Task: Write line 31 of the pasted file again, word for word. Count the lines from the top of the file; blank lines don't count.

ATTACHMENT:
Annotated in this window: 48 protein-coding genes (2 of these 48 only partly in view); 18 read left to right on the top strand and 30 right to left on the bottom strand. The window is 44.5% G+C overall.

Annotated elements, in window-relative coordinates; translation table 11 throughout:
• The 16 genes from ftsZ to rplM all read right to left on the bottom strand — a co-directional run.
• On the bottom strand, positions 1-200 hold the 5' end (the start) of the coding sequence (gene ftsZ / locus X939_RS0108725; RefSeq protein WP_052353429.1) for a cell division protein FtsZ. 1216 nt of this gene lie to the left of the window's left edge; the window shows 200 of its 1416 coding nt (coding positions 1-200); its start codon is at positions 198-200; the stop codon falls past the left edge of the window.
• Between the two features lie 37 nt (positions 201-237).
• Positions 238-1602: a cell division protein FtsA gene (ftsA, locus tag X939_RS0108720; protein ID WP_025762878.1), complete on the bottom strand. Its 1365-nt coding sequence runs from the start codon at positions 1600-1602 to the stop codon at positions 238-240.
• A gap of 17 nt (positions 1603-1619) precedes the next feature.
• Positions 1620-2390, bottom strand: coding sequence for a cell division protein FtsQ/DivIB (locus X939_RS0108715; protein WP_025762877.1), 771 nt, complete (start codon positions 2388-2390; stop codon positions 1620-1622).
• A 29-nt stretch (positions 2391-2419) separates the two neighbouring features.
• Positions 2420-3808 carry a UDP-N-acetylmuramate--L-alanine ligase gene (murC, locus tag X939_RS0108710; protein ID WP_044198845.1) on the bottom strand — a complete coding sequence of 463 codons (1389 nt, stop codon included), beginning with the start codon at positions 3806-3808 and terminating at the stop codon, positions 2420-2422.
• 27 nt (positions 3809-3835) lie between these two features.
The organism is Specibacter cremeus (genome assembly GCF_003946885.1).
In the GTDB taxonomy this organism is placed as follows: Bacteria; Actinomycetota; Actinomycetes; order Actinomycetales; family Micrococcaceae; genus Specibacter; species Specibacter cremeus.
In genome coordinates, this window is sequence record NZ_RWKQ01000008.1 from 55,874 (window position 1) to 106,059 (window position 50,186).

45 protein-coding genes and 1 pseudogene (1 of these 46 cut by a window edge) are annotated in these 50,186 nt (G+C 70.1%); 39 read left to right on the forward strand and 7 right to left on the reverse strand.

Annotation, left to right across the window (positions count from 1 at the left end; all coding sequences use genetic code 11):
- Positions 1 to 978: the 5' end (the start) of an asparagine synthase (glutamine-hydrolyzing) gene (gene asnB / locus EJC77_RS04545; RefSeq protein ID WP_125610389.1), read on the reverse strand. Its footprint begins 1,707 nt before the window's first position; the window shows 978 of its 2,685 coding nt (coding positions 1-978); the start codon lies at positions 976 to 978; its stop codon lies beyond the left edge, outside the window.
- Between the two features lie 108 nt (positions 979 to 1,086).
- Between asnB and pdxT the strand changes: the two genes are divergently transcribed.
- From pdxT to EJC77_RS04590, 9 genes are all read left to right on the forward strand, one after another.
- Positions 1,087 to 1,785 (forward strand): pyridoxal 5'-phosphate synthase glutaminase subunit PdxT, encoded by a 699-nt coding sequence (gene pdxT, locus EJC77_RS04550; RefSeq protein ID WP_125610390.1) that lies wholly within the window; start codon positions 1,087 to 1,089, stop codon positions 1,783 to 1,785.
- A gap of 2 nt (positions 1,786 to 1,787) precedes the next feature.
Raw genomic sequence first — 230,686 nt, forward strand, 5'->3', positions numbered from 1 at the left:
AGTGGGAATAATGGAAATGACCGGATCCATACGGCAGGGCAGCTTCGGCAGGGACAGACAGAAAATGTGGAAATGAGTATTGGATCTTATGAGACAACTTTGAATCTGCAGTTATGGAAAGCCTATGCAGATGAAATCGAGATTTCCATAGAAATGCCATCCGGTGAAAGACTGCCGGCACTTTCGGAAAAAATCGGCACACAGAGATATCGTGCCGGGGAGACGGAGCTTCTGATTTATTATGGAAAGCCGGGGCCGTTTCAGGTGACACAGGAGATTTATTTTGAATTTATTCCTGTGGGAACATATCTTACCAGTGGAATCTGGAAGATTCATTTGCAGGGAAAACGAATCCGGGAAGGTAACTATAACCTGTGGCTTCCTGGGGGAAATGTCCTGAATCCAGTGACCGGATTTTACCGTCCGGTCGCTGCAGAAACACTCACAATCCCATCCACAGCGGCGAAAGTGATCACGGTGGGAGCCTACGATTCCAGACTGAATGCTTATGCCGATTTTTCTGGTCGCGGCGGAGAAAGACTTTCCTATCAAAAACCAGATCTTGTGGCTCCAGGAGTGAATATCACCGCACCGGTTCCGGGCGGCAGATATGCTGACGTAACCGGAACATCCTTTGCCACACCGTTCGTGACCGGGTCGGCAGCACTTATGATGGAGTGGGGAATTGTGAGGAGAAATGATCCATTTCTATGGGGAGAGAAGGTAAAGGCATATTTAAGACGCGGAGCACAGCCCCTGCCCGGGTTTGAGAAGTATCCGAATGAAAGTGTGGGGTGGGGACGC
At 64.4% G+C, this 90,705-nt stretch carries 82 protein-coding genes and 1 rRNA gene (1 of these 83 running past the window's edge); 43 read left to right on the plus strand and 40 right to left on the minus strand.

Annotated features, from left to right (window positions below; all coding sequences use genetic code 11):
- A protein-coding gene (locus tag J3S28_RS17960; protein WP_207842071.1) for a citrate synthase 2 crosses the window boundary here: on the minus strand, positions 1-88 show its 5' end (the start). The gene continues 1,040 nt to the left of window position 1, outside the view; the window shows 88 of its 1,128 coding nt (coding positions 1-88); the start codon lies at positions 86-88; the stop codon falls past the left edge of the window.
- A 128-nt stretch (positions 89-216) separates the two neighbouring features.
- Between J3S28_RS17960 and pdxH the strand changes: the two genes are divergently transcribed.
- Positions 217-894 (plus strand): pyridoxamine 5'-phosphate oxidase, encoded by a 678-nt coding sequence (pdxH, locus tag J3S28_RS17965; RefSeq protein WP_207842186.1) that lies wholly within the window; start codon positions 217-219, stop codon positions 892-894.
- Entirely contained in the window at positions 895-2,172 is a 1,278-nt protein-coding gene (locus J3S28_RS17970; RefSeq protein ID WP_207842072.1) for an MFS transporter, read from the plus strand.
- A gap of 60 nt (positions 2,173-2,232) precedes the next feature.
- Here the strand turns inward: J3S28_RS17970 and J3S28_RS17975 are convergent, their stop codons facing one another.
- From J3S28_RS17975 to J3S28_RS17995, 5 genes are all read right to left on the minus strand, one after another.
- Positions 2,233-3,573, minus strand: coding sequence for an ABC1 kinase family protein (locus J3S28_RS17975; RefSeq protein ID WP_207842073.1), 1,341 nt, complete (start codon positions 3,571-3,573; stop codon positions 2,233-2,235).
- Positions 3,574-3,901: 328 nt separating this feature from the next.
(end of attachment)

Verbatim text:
- Entirely contained in the window at positions 895-2,172 is a 1,278-nt protein-coding gene (locus J3S28_RS17970; RefSeq protein ID WP_207842072.1) for an MFS transporter, read from the plus strand.